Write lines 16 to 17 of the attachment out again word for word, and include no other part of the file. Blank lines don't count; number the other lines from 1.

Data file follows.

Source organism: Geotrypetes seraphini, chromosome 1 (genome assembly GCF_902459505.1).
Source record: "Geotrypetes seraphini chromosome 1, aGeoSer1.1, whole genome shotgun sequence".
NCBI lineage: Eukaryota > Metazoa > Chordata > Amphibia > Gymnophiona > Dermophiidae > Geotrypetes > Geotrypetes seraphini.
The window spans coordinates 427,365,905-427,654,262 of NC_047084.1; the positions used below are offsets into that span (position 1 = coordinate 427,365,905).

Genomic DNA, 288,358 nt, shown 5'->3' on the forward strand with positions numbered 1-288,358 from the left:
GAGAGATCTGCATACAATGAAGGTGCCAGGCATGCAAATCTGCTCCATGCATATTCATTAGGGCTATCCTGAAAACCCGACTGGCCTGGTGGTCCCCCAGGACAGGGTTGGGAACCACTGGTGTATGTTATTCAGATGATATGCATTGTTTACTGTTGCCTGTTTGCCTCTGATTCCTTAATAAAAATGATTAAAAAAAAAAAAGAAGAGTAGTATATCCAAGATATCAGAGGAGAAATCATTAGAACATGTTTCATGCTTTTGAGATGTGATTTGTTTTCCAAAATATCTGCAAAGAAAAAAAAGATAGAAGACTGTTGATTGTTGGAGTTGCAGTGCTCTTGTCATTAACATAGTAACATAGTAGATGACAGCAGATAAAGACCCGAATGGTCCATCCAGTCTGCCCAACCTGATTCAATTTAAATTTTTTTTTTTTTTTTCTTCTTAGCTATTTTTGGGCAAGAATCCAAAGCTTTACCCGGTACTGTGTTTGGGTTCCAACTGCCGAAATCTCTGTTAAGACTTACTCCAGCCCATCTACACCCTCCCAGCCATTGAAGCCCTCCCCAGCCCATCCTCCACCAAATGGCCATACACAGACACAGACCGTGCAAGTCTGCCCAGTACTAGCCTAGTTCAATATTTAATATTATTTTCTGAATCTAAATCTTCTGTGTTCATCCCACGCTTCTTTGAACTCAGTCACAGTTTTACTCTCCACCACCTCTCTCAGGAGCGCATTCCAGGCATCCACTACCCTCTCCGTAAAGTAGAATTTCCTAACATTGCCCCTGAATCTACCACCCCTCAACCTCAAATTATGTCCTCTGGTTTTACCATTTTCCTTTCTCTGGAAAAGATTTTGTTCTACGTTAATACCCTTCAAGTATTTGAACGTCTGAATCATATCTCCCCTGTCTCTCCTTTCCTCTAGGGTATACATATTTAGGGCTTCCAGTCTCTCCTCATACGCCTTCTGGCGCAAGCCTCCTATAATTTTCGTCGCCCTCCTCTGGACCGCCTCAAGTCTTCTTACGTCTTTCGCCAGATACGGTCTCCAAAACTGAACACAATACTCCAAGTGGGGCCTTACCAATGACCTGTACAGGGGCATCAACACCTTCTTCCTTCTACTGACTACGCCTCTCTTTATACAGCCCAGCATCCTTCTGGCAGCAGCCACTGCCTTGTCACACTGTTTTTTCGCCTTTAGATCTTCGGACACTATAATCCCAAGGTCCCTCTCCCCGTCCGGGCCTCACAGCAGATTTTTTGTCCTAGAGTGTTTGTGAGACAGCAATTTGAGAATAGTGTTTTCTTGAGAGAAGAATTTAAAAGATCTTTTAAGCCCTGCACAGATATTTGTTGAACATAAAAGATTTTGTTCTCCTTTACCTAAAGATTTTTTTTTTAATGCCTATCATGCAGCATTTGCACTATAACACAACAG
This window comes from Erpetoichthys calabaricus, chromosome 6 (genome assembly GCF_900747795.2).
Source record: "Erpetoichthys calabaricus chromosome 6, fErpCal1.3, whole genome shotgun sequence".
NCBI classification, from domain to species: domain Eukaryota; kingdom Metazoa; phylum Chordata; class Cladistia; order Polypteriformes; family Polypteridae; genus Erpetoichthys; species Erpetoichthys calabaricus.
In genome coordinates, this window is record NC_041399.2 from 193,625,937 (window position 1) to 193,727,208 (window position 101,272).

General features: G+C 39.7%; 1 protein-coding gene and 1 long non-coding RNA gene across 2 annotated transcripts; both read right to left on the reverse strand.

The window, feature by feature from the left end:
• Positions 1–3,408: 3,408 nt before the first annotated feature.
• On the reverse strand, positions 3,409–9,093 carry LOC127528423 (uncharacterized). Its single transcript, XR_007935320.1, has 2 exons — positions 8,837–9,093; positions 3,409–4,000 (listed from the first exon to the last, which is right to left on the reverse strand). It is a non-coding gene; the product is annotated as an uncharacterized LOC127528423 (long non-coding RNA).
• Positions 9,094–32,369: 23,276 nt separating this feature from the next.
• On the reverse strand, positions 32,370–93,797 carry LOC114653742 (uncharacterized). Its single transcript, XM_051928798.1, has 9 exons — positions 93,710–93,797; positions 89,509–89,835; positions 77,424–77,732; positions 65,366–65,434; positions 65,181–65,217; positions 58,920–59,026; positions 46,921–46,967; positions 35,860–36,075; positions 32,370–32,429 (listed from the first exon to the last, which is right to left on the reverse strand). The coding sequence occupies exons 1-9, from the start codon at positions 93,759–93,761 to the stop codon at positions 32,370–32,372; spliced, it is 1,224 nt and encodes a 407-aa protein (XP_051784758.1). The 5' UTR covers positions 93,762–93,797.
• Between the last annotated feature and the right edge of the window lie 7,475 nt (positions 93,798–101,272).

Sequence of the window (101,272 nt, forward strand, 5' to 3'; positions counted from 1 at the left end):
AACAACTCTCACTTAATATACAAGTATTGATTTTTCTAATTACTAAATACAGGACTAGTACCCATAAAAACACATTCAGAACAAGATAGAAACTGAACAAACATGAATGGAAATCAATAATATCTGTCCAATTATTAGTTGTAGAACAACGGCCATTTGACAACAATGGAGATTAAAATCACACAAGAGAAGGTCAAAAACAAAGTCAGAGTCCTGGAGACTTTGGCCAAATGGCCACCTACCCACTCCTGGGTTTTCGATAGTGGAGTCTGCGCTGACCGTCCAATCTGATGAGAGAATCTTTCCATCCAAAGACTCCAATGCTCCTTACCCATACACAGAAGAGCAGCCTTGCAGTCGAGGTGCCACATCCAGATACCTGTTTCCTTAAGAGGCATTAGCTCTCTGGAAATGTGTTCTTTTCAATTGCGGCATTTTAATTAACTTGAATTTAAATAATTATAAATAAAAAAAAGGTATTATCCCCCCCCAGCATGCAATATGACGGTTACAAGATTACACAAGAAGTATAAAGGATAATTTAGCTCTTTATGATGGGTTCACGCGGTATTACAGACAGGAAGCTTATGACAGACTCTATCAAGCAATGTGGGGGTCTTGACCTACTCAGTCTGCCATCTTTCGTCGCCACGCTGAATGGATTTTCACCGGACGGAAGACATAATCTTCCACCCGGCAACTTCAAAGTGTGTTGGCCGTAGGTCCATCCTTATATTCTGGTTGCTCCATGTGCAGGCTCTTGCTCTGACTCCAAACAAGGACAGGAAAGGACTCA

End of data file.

• On the reverse strand, positions 32,370–93,797 carry LOC114653742 (uncharacterized). Its single transcript, XM_051928798.1, has 9 exons — positions 93,710–93,797; positions 89,509–89,835; positions 77,424–77,732; positions 65,366–65,434; positions 65,181–65,217; positions 58,920–59,026; positions 46,921–46,967; positions 35,860–36,075; positions 32,370–32,429 (listed from the first exon to the last, which is right to left on the reverse strand). The coding sequence occupies exons 1-9, from the start codon at positions 93,759–93,761 to the stop codon at positions 32,370–32,372; spliced, it is 1,224 nt and encodes a 407-aa protein (XP_051784758.1). The 5' UTR covers positions 93,762–93,797.
• Between the last annotated feature and the right edge of the window lie 7,475 nt (positions 93,798–101,272).